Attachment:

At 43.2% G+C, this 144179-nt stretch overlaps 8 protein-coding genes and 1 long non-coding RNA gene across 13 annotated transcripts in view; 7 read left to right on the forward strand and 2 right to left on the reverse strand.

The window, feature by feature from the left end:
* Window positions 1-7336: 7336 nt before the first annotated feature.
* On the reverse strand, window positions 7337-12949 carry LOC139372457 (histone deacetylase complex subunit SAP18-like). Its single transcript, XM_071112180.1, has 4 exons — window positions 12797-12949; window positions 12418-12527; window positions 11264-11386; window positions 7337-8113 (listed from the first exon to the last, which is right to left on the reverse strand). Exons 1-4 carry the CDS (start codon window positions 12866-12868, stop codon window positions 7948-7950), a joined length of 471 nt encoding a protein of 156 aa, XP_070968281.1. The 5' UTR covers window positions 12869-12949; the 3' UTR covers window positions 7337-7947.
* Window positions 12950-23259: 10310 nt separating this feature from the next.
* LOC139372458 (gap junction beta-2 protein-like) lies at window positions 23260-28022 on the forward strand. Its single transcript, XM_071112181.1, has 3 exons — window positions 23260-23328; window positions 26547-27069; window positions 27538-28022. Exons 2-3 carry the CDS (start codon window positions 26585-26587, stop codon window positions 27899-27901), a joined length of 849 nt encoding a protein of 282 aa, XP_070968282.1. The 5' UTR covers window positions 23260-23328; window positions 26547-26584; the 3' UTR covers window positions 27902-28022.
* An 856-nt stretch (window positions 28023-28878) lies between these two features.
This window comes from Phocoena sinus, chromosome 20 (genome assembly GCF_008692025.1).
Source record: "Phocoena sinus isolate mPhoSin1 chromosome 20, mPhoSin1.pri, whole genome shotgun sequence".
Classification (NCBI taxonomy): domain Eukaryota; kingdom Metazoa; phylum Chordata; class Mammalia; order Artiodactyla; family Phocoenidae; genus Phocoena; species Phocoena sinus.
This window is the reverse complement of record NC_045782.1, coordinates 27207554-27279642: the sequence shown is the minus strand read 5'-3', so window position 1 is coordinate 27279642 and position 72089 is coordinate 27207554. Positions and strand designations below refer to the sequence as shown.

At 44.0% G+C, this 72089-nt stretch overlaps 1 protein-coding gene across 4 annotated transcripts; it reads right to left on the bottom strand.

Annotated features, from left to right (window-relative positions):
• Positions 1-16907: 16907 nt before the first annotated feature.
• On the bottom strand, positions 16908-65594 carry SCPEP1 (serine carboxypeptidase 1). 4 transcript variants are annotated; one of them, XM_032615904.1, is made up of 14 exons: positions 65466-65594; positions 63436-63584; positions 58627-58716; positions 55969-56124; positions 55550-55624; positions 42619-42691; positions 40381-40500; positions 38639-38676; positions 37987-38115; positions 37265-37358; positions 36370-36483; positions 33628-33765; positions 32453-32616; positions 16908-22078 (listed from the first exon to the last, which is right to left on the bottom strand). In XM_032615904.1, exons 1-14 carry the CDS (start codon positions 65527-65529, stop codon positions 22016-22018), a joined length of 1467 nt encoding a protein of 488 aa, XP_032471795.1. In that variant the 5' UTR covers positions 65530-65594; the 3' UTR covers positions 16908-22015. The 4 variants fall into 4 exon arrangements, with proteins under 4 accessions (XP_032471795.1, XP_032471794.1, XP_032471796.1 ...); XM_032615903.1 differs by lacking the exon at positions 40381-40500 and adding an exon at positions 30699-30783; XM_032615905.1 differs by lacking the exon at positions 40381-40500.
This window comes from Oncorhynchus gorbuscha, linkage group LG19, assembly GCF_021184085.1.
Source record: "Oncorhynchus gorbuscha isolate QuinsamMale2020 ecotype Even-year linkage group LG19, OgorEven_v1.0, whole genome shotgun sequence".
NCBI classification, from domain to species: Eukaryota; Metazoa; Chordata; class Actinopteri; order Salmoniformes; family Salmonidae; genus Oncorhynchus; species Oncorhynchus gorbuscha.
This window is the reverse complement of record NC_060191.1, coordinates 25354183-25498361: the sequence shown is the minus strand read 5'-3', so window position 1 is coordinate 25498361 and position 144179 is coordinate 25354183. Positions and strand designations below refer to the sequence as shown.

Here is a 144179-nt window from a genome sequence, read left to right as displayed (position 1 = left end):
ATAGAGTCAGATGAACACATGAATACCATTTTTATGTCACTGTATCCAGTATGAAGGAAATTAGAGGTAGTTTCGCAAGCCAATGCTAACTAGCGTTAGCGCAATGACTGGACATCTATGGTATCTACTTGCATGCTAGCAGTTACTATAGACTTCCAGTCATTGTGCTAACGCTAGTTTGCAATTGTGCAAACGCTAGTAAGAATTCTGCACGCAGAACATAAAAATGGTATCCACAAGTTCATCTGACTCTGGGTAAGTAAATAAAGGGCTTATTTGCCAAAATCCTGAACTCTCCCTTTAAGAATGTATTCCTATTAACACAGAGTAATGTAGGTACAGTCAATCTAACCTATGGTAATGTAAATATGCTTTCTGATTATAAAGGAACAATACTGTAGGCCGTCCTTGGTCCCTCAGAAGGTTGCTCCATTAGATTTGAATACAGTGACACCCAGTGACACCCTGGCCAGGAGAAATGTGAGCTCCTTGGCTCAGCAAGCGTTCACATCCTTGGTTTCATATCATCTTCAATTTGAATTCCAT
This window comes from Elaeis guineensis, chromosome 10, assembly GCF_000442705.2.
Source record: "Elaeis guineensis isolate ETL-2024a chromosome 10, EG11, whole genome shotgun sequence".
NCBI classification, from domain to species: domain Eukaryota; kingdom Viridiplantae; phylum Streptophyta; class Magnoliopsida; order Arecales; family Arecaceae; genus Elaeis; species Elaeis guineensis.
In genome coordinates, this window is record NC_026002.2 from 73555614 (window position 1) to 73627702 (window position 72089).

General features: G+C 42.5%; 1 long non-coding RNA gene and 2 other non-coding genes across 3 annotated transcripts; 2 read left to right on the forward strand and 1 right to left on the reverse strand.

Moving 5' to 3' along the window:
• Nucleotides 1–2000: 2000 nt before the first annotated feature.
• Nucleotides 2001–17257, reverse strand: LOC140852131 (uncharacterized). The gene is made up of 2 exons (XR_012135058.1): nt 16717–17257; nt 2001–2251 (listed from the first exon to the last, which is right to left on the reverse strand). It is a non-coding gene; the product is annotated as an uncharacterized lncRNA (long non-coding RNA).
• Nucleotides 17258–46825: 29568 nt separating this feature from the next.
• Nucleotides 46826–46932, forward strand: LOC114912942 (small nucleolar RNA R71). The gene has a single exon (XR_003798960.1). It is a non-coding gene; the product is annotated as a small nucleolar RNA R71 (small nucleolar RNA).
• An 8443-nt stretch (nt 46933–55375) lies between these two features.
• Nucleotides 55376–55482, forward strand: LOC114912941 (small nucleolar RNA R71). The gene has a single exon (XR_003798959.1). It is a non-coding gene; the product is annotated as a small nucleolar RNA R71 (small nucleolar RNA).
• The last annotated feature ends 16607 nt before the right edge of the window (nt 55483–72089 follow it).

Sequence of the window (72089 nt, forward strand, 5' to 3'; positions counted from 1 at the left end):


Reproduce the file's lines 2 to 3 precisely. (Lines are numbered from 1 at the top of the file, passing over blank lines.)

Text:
The window, feature by feature from the left end:
* Window positions 1-7336: 7336 nt before the first annotated feature.